Strange New Thoughts

The place where I slam down gauntlets and pick up the pieces.

Wednesday, June 03, 2015

BOY, 8, PREDICTS FUTURE

"We're baffled," say scientists


Now my own suspicion is that the Universe is not only queerer than we suppose, but queerer than we can suppose.” - J. B. S. Haldane, 1892 – 1964

Professor Haldane, an avowed atheist, frequently made observations that any thinking theist could eagerly embrace as God's truth (remember, all truth is God's truth.) At the age of eight, before I could think clearly about my own faith in philosophical or metaphysical terms, I experienced a phenomenon that should have at once put me firmly in his camp. But not the atheistic one. Oh, no – this little episode spilled the beans about something apparently outside the Universe altogether. 

Before I ask you to give credence to the recollections of a middle-aged man about something that happened in 1969 (there, I just carbon-dated myself), I will attempt to establish my admittedly subjective credentials. My long-term memory is not infallible, but surely far better than my short-term one. I can remember being baptized as a baby in the Mission San Diego de Alcalá, but I have no idea where I put down the cordless drill two minutes ago, and will, if unchecked, waste the next hour looking for it in vain. My friends are frequently surprised by the details and accuracy of my recollections about our collective past. It's how I'm hardwired. The following recollection of a glimpse into the future cannot be scientifically verified, but it has remained unchanged for decades, and is very simple in sequence.

As a child I was obsessed with birds, and any close proximity to, or better still, interaction with them filled me with delight. Our family had moved from San Diego, CA, to Bozeman, MT in the summer of '69, just in time for Neil Armstrong to invent that future dance craze, the Moonwalk. I was crestfallen to find that Montana had civilization, and worst still, schools, but I was up for any adventures my new home would offer. Conveniently enough, our first Montana home was across the street from that of three brothers who were the same age as myself and my two younger brothers, with whom we could play or feud with as the moment dictated. One morning, right at that moment when we are most likely to recall a dream accurately, I dreamt the following:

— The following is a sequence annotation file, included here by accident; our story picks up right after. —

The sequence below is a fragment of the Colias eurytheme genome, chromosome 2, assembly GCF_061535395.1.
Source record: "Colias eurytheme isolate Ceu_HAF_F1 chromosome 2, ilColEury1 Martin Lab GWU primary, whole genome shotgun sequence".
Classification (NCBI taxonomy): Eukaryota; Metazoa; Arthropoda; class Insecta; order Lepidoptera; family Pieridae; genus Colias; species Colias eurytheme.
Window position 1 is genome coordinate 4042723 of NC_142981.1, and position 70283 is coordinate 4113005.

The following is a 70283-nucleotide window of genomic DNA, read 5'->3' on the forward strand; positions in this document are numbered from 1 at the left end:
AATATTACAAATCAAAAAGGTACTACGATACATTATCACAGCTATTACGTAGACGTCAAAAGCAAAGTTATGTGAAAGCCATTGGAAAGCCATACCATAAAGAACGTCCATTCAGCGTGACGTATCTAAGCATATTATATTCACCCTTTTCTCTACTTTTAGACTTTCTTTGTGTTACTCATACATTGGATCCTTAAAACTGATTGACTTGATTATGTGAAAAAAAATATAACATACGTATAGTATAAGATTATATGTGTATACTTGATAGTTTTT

I had gone across the street to our friends' house, to find a magpie sitting on the fence in their backyard. It didn't outwardly appear to be injured or sick, but it apparently couldn't fly, either. It just perched on the back fence, defiantly emitting the standard magpie call, which I gleefully returned. Back and forth we went, until other activities took over, or, in this case, until I woke up.

Which I did. I got up, dressed, and went across the street, that being my standard procedure at the time. And there, right out of my dream, sat the magpie. It couldn't fly, or I'm sure it would gladly have done so instead of hanging out with the likes of me. It squawked. I squawked back. This went on for a few minutes, and I told the kids there that I had, just minutes before, dreamed that “I was having an argument with a magpie!” I don't remember whether they took any notice of this, or whether they believed me. Eventually my eight-year old attention span faltered and I spent the rest of the day in the freedom a child enjoyed in those politically incorrect days of summer autonomy.

I didn't closely analyze this brief-yet-uncanny sequence of events, first dreamed, then realized. I was at an age at which a child has yet to adopt a skeptical attitude toward the Universe, and had indeed been brought up on a mashup of Roman Catholicism and New Age weirdness, either of which might admit a child's dream as a conduit of the supernatural. I didn't read anything into it. I just accepted that my dream had foretold an actual event, and what of it? Didn't we live in a Universe fraught with infinite possibilities? 

Or did we? I had yet to experience the Materialist view of things, which rules out the supernatural in all its forms. No spirit world, no God, no reincarnation, no Karma, only those things that can be observed and documented using the Scientific Method. Many years passed before I ever met a proper atheist, at least in the U.S. (The ones I encountered in China nearly twenty years later didn't count, having themselves been the product of mass indoctrination by a totalitarian state.) My Universe presumed a God, held me responsible, and, worst of all, threatened to make me reincarnate until I got it right. But it also seemed to allow for less stringent manifestations of the supernatural, in this case a prosaic, pedestrian preview of the immediate future. (My dreams tend toward the wildly irrational and random; this one stuck unimaginatively to the unadorned facts.)